We used forest plots to display CIdxR and CIdxU values with 95% CI for both adverse birth outcomes and related maternal factors. If the estimate of the concentration index and its 95% CI cross zero (no inequality), all SES groups have the same distribution of the health outcome and no socioeconomic gradient exists. If concentration index and 95% CI values are to the left of the no inequality line, a socioeconomic gradient exists with lower SES groups having a higher concentration of the outcomes. If values are to the right of the no inequality line, the outcome is concentrated in higher SES groups. All statistical analyses were performed using Stata V.15.1 (StataCorp.).
Patient or public involvement
No patient involved.
A total of 349 762 births occurred in Alberta between 2006 and 2012, of which 334 894 were singleton live births with gestational age ≥22 of completed weeks. A total of 330 957 deliveries were included in the analyses after geographic classification (figure 1), of which 292 357 were births from women living in urban settings, and 38 600 from those living in rural areas at time of delivery. Small numbers of missing values were present for maternal weight, gestational hypertension, gestational diabetes and smoking during pregnancy in the urban (0.81%; n=2667) and rural areas (1.3%; n=497). There were no missing values for PTB, SGA and LGA categories in both urban and rural areas.
Prevalence of adverse birth outcomes and related maternal factors in urban and rural settings
Table 1 and figures 2 and 3 show the prevalence of adverse birth outcomes and maternal factors by SES groups in rural and urban areas. The overall PTB prevalence was similar in both rural and urban settings (6.8%), with small differences across SES quintiles and reductions as the SES increased in urban areas. The prevalence of SGA was consistently higher in urban areas (9.2% (95% CI 9.1% to 9.3%) versus 6.8% (95% CI 6.5% to 7.0%)). Urban prevalence of SGA decreased with higher SES while rural SGA prevalence increased with higher SES. LGA prevalence was higher in rural areas (12.7% (95% CI 12.3% to 13.0%)) and decreased as the SES increased (Q1: 16.1% (95% CI 15.3% to 16.9%); Q5: 10.5% (95% CI 9.9% to 11.2%)). In urban settings, LGA prevalence increased from 8.6% (95% CI 8.3% to 8.8%) to 10.1% (95% CI 9.8% to 10.3%) across the SES gradient.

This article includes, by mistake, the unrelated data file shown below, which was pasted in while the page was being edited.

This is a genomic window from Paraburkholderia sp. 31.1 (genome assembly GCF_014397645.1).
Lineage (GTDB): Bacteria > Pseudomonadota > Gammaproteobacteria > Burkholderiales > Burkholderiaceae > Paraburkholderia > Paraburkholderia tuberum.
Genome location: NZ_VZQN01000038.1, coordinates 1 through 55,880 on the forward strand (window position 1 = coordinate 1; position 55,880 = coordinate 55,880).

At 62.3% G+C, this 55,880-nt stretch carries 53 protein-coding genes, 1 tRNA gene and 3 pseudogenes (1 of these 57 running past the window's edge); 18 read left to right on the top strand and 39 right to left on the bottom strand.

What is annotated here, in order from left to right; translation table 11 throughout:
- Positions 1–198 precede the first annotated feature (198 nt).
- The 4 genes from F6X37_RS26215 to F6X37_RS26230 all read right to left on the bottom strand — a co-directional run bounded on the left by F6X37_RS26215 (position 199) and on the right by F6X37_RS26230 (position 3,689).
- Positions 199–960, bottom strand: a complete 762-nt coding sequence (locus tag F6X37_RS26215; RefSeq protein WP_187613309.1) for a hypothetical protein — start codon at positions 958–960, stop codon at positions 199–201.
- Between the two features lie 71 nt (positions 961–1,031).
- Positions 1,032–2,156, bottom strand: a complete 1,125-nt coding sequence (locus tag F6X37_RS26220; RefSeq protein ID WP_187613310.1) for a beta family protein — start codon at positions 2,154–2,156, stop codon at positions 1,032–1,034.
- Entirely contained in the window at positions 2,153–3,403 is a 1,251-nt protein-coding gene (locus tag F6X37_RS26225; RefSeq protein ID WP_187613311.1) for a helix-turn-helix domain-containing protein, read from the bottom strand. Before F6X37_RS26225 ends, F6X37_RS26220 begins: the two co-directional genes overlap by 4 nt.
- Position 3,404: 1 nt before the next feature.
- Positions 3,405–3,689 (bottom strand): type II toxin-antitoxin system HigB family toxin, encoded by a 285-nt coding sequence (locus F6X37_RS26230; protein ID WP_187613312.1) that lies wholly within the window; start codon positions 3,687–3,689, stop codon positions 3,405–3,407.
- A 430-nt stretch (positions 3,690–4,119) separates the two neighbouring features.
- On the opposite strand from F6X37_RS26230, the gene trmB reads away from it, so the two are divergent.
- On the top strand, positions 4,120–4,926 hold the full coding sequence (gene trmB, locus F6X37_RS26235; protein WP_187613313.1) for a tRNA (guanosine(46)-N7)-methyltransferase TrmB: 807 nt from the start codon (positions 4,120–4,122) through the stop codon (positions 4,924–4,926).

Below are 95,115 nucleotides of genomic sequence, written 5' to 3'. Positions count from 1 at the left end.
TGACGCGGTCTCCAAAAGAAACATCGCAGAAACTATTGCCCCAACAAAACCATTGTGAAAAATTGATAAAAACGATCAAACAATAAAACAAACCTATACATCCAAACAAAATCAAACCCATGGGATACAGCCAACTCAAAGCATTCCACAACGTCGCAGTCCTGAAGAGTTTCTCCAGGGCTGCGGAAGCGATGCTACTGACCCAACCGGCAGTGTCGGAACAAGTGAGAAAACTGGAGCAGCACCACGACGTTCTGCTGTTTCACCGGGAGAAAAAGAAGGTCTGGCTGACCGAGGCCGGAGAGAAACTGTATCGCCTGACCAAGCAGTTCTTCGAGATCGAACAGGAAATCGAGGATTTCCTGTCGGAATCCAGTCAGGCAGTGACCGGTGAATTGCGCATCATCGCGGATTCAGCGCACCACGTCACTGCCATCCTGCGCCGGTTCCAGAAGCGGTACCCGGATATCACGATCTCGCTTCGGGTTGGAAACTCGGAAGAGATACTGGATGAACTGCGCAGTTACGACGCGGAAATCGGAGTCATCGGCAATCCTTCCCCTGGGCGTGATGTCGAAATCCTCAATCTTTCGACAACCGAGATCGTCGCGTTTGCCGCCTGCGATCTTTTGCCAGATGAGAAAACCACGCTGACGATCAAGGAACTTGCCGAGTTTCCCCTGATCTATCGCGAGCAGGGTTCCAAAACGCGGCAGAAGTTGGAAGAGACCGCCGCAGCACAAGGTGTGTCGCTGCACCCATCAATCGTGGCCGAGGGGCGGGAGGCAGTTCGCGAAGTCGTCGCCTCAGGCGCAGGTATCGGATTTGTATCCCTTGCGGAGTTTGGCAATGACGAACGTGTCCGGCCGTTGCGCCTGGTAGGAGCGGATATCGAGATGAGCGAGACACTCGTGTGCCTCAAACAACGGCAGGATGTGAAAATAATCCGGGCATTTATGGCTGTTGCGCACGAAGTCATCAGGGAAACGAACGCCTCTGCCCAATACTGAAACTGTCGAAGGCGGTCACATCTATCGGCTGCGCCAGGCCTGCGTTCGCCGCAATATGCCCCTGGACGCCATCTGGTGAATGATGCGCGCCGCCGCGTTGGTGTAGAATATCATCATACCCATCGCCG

Gestational hypertension was more prevalent in urban (5.3% (95% CI 5.2% to 5.4%)) versus rural settings (4.7% (95% CI 4.5% to 4.9%)) with similar distributions across the SES groups in both urban and rural areas of residence. The proportion of women with pre-pregnancy weight >91 kg was higher in rural (11.2% (95% CI 10.8% to 11.5%)) versus urban areas (9.0% (95% CI 8.9% to 9.1%)) and both settings had a clear gradient across the SES groups with highest values in the most deprived group. The prevalence of gestational diabetes was higher in urban (5.2% (95% CI 5.1% to 5.3%)) than in rural settings (3.6% (95% CI 3.4% to 3.8%)), with larger differences between the lowest and highest SES groups (Q1 : 7.2% (95% CI 5.1% to 5.3%); Q5: 4.1% (95% CI 4.0% to 4.3%)). In rural settings, gestational diabetes prevalence was particularly high in the most disadvantaged group compared with the other SES groups.